New plan to nab illegals revealed

Updated 20 April 2013
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New plan to nab illegals revealed

There will be three options under a new plan by the Ministry of Labor to obtain information on companies that are violating labor laws, said Adel Fakeih, minister of labor, yesterday on an MBC show hosted by Dawood Al-Shirian.
The first option is for the members of the public to report companies or individual violators by calling in the ministry through a toll free number. 
The second option is self-inspection whereby the business owner can find online whether their business is committing any violations. 
The third option is inspections carried out by the ministry itself.
He said that 100,000 new inspectors would join the ministry to help carry out the inspections. They will now be accompanied by police officers for effective implementation of the ministry’s directives. The new program begins next month.
The minister acknowledged the contribution of the expatiate community, but said that illegal activity will not be tolerated. “We enforce the rules and regulations on every establishment with no exceptions.” 
He said that about 900,000 workers have been deported in the last 18 months and that nearly 400,000 Saudis have been hired during the same  period. 
Fakeih said the purpose of Saudization should not be misunderstood and that expats who are legally allowed to work in the country have contributed to Saudi growth. He added that 7.5 million expats are currently legally working in the Kingdom.
Companies that employ illegals will be fined up to SR 100,000 and sentenced to two years in prison for each illegal worker they hire. 
The ministry will also accept tips from the general public if they see anyone working illegally.
He said that any expat who did not get his/her iqama renewed by the sponsor can choose any company in Nitaqat’s green zone and transfer the sponsorship to it without the permission of the former sponsor.
“The former sponsor loses his/her right to keep his workers if he/she fails to renew the iqama before its expiration date,” Adel said.
Fakeih clarified that children of Saudi mothers who are married to non-Saudis are considered Saudis under Nitaqat. 
 

 


First charity art auction in Saudi Arabia hits SR4.8 million in sales

Updated 56 min 41 sec ago
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First charity art auction in Saudi Arabia hits SR4.8 million in sales

  • The event, which featured 43 works by Saudi and Arab artists, was held at historic Nassif House in Al-Balad, Jeddah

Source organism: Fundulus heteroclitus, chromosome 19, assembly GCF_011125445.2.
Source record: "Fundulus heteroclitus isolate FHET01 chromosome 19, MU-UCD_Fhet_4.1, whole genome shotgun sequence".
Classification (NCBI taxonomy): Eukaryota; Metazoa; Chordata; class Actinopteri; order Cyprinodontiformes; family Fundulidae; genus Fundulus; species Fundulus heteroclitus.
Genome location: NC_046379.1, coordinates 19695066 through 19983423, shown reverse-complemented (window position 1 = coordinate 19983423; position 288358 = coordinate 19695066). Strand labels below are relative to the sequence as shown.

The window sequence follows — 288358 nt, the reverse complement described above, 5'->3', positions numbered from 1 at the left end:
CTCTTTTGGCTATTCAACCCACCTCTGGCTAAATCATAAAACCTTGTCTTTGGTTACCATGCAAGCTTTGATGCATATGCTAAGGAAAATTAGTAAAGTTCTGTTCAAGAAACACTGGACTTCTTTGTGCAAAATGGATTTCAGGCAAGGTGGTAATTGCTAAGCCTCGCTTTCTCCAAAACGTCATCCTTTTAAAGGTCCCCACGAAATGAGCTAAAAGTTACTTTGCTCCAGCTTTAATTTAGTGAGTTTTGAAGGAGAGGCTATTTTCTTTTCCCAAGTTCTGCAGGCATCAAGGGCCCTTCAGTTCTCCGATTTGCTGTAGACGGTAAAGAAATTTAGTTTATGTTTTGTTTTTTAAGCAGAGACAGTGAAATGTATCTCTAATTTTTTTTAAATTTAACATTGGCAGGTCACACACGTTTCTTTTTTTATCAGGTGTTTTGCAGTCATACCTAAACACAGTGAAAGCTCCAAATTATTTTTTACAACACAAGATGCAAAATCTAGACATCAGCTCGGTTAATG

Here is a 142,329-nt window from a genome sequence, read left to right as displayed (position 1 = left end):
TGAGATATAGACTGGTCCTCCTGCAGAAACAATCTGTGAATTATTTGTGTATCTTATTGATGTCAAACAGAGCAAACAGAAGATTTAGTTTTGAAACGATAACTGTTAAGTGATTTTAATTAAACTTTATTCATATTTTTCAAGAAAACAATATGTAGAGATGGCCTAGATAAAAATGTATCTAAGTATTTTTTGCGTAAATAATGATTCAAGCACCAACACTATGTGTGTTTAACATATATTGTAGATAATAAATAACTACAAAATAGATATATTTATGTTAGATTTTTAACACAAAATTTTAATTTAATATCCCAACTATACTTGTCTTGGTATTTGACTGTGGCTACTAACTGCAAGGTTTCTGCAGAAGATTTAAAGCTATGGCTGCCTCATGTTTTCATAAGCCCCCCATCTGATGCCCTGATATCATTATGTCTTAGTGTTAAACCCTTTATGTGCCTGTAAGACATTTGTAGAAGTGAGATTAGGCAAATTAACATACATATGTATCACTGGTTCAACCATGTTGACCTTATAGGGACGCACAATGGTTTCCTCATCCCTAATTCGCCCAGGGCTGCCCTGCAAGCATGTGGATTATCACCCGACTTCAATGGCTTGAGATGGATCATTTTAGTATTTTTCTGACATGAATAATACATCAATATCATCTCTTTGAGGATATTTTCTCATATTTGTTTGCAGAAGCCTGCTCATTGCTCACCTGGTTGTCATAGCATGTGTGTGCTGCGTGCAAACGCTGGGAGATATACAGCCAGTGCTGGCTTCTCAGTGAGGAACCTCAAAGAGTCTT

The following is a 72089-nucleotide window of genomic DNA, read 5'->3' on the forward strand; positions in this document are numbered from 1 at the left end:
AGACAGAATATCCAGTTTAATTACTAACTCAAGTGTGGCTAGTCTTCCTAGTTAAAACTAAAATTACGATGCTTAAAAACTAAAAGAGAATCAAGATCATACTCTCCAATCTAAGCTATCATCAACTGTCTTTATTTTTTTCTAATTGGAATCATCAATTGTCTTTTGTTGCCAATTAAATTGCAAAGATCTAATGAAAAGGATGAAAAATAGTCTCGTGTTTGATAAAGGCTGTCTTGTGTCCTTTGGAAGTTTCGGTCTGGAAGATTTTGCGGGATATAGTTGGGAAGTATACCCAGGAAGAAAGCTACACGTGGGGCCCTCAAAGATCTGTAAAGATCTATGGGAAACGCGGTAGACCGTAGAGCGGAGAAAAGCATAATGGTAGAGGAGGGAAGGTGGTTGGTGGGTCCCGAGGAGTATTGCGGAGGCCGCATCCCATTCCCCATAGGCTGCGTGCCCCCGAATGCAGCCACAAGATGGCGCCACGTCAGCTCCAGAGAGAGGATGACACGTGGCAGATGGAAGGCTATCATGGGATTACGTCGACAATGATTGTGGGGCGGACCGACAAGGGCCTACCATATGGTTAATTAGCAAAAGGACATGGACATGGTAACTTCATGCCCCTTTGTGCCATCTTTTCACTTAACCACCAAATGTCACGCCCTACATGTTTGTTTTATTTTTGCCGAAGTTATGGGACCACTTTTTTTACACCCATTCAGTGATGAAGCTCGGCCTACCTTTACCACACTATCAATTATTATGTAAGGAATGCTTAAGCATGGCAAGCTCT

• Tawaf around the Kaaba 2,” a painting by Saudi artist Abdullah Al-Shalty, fetched SR 650,000, the highest price paid for any single work in the auction

JEDDAH: Art for Al Balad, the first charity auction of contemporary art in the Kingdom, achieved sales of SR 4.8 million ($1.3 million) on Wednesday.

The event, which featured 43 works by Saudi and Arab artists, all of which sold, was held at historic Nassif House in Al-Balad, Jeddah, on Wednesday. It was organized by the Ministry of Culture in cooperation with auction house Christie’s.

“It was much above our expectations; we are very happy,” said Michael Jeha, chairman of Christie's Middle East.

About 200 Saudi art collectors joined artists and other members of the Saudi and international cultural communities at the event. Bidding was highly competitive, with “Tawaf around the Kaaba 2,” a painting by Saudi artist Abdullah Al-Shalty, fetching SR 650,000, the highest price paid for any single work in the auction.

HIGHLIGHTS

• Nassif House was built in 1872. Saudi Arabia’s founder, King Abdul Aziz Ibn Saud, was received at this house upon his entry to the city in 1925.

• The Saudi government is keen to restore and preserve buildings with historic and cultural significance, and carries out regular renovation work.

• Al-Balad, or Jeddah historic district, is one of five UNESCO World Heritage Sites in the Kingdom. It contains about 600 buildings that date back to the 19th century.

 

“Where to” by Prince Badr bin Abdulmohsen was the second-most expensive work, selling for SR 500,000, while “Witness in the Desert” by Abdullah Al-Sahikh attracted a winning bid of SR 380,000.

“It was extremely pleasing, very encouraging,” said Jeha. “The energy in the room was fantastic. The enthusiasm was very strong. I think for the very first auction, we can all be extremely pleased.”

Jeha described the growth of the art scene and culture in general in Saudi Arabia as very impressive, and said that the Ministry of Culture has developed a strong platform and program for the coming years, which will help to establish art and culture in the hearts and minds of people in the Kingdom.

The profits from the auction will help to establish a new heritage museum in Jeddah’s historic district and support The Help Center, a non-profit organization that provides customized support to children in the city with special educational needs.

The auction received donations and funding from galleries, cultural foundations, private collectors, and artists across the Arab World, the assistance of which was acknowledged by the Ministry of Culture.

“This would not be possible without the generous support of both the donors and the talented artists,” said Hamed bin Mohammed Fayez, deputy minister of culture, in his opening speech.

The ministry aspires to create and develop a cultural environment in which artists and other creatives can access a platform that celebrates a shared identity and builds understanding between people.

Speaking of the Ministry’s three main objectives in its cultural vision for 2019, Fayez said that it aims to support the nation’s cultural transformation by promoting culture as a way of life, enable the sector to contribute to the economy, and encourage international cultural exchanges.

Before the auction, the works on sale were on display to the public in an exhibition on June 23 and 24.